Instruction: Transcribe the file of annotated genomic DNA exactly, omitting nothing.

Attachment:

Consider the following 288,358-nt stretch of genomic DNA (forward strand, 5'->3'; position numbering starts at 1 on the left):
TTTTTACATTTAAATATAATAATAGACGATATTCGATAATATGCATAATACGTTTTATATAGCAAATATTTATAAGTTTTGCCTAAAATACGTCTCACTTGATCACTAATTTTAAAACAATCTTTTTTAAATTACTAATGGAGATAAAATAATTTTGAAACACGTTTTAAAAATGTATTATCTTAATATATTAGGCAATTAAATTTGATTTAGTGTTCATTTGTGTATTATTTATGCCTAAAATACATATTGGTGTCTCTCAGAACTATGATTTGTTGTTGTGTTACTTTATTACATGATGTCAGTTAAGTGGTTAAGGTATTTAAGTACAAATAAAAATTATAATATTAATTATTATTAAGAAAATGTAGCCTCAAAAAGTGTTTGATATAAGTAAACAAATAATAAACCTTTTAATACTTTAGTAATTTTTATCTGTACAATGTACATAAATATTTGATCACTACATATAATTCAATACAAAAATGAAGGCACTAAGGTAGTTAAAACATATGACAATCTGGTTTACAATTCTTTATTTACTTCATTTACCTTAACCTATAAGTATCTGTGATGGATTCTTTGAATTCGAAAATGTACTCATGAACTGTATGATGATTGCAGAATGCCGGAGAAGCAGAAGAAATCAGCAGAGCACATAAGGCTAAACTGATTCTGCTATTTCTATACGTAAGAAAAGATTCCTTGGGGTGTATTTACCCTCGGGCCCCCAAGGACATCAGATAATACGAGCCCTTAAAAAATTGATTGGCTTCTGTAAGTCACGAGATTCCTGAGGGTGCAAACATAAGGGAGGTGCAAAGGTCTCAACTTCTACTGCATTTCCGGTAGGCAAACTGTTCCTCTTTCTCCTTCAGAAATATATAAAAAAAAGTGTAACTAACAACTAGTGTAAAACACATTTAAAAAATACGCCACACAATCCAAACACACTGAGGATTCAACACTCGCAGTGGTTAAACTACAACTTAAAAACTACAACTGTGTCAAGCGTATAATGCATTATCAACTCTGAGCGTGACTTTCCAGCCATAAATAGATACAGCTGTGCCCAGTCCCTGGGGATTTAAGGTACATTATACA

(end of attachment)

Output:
Consider the following 288,358-nt stretch of genomic DNA (forward strand, 5'->3'; position numbering starts at 1 on the left):
TTTTTACATTTAAATATAATAATAGACGATATTCGATAATATGCATAATACGTTTTATATAGCAAATATTTATAAGTTTTGCCTAAAATACGTCTCACTTGATCACTAATTTTAAAACAATCTTTTTTAAATTACTAATGGAGATAAAATAATTTTGAAACACGTTTTAAAAATGTATTATCTTAATATATTAGGCAATTAAATTTGATTTAGTGTTCATTTGTGTATTATTTATGCCTAAAATACATATTGGTGTCTCTCAGAACTATGATTTGTTGTTGTGTTACTTTATTACATGATGTCAGTTAAGTGGTTAAGGTATTTAAGTACAAATAAAAATTATAATATTAATTATTATTAAGAAAATGTAGCCTCAAAAAGTGTTTGATATAAGTAAACAAATAATAAACCTTTTAATACTTTAGTAATTTTTATCTGTACAATGTACATAAATATTTGATCACTACATATAATTCAATACAAAAATGAAGGCACTAAGGTAGTTAAAACATATGACAATCTGGTTTACAATTCTTTATTTACTTCATTTACCTTAACCTATAAGTATCTGTGATGGATTCTTTGAATTCGAAAATGTACTCATGAACTGTATGATGATTGCAGAATGCCGGAGAAGCAGAAGAAATCAGCAGAGCACATAAGGCTAAACTGATTCTGCTATTTCTATACGTAAGAAAAGATTCCTTGGGGTGTATTTACCCTCGGGCCCCCAAGGACATCAGATAATACGAGCCCTTAAAAAATTGATTGGCTTCTGTAAGTCACGAGATTCCTGAGGGTGCAAACATAAGGGAGGTGCAAAGGTCTCAACTTCTACTGCATTTCCGGTAGGCAAACTGTTCCTCTTTCTCCTTCAGAAATATATAAAAAAAAGTGTAACTAACAACTAGTGTAAAACACATTTAAAAAATACGCCACACAATCCAAACACACTGAGGATTCAACACTCGCAGTGGTTAAACTACAACTTAAAAACTACAACTGTGTCAAGCGTATAATGCATTATCAACTCTGAGCGTGACTTTCCAGCCATAAATAGATACAGCTGTGCCCAGTCCCTGGGGATTTAAGGTACATTATACA